“We know that a peaceful world cannot long exist, one-third rich and two-thirds hungry.” —Jimmy Carter

Earlier this year, fourth-year students Margaret Austin (left) and Hannah MacDonald received hands-on training at Tulare-area dairies under the guidance of Dr. Wagdy El-Ashmawy.

At UC Davis, we believe deeply in the interdependency of animals, people, and the planet we all share. It is with this core value that we look to the future. To feed a hungry world, we must train a veterinary workforce that is capable of addressing some daunting statistics. According to the 2017 report of the Food and Agriculture Organization (FAO), one of the greatest challenges the world faces is how to ensure that a growing global population – projected to rise to around 10 billion by 2050 – has enough food to meet their nutritional needs.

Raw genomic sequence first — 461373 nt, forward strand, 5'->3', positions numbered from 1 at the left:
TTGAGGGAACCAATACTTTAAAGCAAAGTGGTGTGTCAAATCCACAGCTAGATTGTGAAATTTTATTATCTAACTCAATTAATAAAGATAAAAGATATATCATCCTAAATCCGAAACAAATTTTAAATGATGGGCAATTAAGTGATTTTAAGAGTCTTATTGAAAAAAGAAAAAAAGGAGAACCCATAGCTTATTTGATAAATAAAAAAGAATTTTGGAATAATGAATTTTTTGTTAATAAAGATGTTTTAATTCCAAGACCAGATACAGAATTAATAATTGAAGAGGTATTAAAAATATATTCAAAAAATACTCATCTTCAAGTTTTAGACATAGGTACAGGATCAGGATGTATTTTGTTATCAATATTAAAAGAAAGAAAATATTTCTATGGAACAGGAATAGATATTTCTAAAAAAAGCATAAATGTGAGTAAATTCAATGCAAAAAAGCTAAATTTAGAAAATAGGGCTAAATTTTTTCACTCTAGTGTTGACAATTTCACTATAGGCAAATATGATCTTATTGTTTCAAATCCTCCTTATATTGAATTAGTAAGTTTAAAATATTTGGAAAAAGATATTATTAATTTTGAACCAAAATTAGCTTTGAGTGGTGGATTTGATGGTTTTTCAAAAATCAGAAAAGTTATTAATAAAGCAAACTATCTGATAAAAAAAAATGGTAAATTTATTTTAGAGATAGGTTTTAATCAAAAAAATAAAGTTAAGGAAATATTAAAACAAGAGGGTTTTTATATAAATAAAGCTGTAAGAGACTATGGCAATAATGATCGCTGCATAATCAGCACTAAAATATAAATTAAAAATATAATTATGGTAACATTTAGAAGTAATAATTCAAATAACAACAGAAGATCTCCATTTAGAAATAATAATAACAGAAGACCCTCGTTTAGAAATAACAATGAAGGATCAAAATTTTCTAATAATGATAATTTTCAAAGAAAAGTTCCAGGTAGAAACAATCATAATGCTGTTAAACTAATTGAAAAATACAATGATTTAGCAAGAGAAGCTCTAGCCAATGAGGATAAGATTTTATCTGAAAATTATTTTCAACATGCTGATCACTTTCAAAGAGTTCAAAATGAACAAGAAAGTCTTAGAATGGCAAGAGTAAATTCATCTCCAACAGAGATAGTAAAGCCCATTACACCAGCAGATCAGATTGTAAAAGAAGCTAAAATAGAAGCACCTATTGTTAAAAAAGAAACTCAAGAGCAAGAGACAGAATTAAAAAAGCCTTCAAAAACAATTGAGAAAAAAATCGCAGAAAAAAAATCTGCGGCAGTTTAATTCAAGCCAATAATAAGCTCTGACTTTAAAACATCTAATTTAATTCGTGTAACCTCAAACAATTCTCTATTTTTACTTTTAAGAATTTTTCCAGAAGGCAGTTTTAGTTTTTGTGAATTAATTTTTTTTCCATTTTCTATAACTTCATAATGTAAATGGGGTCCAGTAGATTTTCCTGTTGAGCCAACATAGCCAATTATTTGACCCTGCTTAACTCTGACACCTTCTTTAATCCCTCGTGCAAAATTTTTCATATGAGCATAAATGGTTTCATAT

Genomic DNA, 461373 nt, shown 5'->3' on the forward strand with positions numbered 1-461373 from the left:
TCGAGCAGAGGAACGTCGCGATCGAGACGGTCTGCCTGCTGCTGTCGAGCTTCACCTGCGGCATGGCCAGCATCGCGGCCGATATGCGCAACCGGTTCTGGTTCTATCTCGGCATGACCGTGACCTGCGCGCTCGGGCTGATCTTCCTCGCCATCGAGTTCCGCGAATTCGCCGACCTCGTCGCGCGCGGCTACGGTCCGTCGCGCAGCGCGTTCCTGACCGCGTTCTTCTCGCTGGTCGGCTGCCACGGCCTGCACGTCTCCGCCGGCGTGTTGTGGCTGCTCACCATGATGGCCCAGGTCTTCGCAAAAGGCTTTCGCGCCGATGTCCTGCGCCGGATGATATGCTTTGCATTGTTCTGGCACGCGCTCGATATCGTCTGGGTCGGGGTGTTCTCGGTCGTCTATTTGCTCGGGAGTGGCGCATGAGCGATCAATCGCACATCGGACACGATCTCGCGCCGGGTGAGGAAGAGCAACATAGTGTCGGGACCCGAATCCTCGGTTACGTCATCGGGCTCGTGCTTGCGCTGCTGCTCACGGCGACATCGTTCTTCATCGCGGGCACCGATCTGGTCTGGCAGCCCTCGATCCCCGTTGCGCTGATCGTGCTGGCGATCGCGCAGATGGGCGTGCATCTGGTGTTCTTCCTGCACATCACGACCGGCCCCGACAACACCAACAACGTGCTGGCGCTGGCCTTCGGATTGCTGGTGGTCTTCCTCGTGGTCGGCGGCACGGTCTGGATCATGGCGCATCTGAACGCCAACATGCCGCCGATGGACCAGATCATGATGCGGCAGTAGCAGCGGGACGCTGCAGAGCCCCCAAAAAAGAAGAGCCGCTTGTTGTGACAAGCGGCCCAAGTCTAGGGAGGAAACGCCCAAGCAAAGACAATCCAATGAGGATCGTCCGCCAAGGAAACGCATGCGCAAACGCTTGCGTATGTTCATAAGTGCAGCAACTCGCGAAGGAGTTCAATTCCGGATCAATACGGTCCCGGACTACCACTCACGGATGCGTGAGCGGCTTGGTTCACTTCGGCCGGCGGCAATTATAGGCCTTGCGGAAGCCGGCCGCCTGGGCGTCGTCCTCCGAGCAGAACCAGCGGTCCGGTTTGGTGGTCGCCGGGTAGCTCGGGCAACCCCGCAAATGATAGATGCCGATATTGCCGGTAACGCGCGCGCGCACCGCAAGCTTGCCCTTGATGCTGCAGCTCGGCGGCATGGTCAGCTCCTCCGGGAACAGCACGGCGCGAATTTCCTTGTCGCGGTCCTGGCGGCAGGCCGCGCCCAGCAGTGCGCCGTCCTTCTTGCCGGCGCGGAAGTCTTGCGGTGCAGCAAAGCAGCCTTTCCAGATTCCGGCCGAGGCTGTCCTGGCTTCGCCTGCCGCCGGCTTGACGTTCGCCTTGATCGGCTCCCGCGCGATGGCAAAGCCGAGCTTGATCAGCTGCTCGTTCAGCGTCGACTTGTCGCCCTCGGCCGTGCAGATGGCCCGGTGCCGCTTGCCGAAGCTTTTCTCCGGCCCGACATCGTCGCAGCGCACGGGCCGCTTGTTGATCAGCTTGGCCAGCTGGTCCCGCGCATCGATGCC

By 2050, food production needs are expected to increase by 50 percent. While global food security requires a complex series of approaches, it is clear that the production of healthy animal-sourced proteins will play a significant role in the solution.

An artist’s rendering of the future Livestock and Field Service Center.

We have come a long way since the inception of our school in the late 1940’s. Delivery of veterinary services and the education of veterinarians have significantly evolved over the past six decades. We are planning our Livestock and Field Services Center to meet these emerging needs of our regional clients and stakeholders, but also to train our students to be ready for the challenge of animal agriculture in all of its forms around the world.

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